Blockchain-based digital wallets and mobile banking have the potential to “bank” the “unbanked”. In the broader context, mobile banking through existing systems is estimated to be worth $1.82 billion by 2026, with a survey showing 97% of millennials, 91% of Gen X, and 79% of the preceding Baby Boomer generation using this service. Furthermore, the decentralized nature of a blockchain-based system would appeal to those who are weary or critical of public policymakers and the estimated 1.7 billion people in the world who remain under- or unbanked. A key to this recommendation is ensuring the U.S. and EU technology regulation is aligned to ensure efficiency. This, along with the integration of blockchain-based systems can help minimize the politicization of criticisms and concerns.


AI programs can be used to identify and tailor training to upskill and reskill workers to maximize their employment potential. These can complement education providers to ensure “soft skills” are not lost. This also has wider applicability for both hidden workers and non-hidden workers to ensure skills adapt to industry needs. In addition, this will ensure education provision matches job vacancies, something that is proven to be a proven powerful minimizer of informality.


By combining big data analysis with AI software, policy makers can enable efficient and skill-specific job matching to integrate hidden workers into the conventional economy. This movement is already underway, with the shift in emphasis from jobs to skills repeatedly highlighted, and so deploying this technology to improve the jobs to skills matchmaking will help achieve this broader policy shift. To do so, policymakers can make use of AI systems to identify industry and job needs as opposed to reacting to them through regulation, concerns or institutional resistance. This can be accomplished by bringing together national teams made up of industry and government representatives dedicated to the design, implementation and monitoring of these policy proposals to harness and build expertise, ensure accountability and adjust to industry needs. Such a task force will enable the most informed and attuned policy formulation processes.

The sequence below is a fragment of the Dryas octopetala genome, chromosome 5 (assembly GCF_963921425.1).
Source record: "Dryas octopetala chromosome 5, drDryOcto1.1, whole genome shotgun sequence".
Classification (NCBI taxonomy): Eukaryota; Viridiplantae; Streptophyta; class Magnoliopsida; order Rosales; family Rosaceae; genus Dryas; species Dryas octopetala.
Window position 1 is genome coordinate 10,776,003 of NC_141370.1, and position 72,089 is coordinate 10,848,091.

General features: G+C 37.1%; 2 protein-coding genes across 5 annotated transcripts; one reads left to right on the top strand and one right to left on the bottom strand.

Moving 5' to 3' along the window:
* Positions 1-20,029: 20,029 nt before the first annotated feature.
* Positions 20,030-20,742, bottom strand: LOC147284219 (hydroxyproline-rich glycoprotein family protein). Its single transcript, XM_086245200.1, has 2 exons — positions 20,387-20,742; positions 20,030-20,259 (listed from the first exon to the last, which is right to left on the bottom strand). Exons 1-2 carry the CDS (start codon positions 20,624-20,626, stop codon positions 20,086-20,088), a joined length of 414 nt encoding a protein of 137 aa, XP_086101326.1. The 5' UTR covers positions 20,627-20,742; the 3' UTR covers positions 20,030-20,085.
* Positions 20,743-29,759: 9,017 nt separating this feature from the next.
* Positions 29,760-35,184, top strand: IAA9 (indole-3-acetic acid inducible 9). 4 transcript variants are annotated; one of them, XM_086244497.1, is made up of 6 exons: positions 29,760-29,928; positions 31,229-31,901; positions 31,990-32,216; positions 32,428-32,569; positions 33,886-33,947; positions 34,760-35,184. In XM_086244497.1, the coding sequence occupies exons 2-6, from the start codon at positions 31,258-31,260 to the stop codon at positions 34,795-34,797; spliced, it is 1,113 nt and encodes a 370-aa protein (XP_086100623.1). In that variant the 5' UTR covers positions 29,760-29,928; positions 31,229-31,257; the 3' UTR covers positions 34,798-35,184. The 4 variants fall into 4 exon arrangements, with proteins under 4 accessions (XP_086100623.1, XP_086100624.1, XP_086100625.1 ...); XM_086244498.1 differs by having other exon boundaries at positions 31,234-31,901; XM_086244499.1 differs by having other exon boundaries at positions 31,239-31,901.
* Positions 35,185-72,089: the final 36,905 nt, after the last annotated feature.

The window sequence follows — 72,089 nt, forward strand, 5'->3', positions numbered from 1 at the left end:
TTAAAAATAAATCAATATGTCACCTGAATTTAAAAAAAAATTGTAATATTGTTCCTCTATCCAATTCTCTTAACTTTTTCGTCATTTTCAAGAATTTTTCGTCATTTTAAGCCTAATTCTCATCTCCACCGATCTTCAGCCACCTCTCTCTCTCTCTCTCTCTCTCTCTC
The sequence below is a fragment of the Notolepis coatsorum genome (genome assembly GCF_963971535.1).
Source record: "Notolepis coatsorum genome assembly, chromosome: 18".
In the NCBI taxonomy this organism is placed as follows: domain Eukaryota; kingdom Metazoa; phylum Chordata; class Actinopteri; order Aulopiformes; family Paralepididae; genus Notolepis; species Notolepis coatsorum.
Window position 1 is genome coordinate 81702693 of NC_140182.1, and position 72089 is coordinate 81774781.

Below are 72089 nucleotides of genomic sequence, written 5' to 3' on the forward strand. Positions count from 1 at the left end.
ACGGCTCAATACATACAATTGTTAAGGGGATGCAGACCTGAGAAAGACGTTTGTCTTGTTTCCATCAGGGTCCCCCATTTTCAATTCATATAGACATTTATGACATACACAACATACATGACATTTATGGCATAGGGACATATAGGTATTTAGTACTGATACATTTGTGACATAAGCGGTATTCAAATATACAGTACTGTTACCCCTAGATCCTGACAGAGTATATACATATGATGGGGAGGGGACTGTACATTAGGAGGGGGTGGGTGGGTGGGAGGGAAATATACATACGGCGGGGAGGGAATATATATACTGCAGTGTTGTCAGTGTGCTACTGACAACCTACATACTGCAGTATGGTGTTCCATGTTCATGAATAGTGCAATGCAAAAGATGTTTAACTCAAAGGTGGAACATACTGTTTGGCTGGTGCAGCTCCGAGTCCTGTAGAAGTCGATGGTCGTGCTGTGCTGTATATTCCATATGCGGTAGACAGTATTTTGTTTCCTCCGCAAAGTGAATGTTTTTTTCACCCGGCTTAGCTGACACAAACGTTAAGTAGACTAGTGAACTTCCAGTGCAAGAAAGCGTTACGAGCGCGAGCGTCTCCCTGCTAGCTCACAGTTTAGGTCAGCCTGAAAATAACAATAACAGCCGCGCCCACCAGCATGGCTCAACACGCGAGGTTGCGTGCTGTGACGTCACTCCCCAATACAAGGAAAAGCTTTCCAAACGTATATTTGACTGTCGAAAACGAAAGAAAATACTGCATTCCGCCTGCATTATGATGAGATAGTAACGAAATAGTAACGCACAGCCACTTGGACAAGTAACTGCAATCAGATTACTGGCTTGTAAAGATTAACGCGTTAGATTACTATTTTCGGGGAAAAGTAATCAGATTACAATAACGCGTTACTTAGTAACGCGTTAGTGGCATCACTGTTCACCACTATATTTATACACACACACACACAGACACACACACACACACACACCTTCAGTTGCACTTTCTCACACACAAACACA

Once workers are employed, the blockchain-based smart contract infrastructure has the benefit of being secure, transparent, and traceable, thus minimizing political and logistical barriers. Furthermore, this system has the ability to improve assurance and reduce fraud risks when deployed in cases where the broader governance infrastructure is designed in a complementary manner. In other words, the legal and infrastructural aspects that are necessary for the functioning of this technology need to be designed in a way that ensures interoperability between the technological system and the law. In addition, smart contracts can be designed to adapt to the changing marketplace – an important and integral aspect when considering the future of work. These systems can help avoid inadvertently incentivizing bad actors through loopholes that circumvent the intent of these systems, unequal access levels that favor those less fortunate, or laddered rewards that benefit elites. To do so, these technological systems should be designed after a thorough stakeholder consultation and testing program, along with a plan to adapt to the evolving operating environment. The use of such technological systems should come with legal protections for historically (and potentially new) disadvantaged users from the very outset. In turn, this will help close existing abusive labor market practices that have reinforced glass ceilings and maintained inequality.

More generally, these recommendations can be accentuated by increasing the policy cycle. In other words, hasten the calls for evidence, testing, and implementation stages that predicate policy understanding and formulation – something that is lagging in the U.S. and EU compared to other parts of the world. Indeed, this lag can be observed through China’s notable leading agenda and norm-setting approach to technology. Here, Beijing is forging ahead through its very own blockchain-based service network and the digital yuan with its Digital Currency Electronic Payment or DCEP platform. Importantly, these technological interventions can be used for hidden workers to participate in the formal economy in a manner that requires minimal to no technological literacy. This ensures that disadvantages and inequalities that are baked into the current system are not exacerbated further. Together, these technological tools can integrate and empower hidden workers to the benefit of broader society.


Originally published
in System Updates: Resetting the Future of Work

Amir Magdy Kamel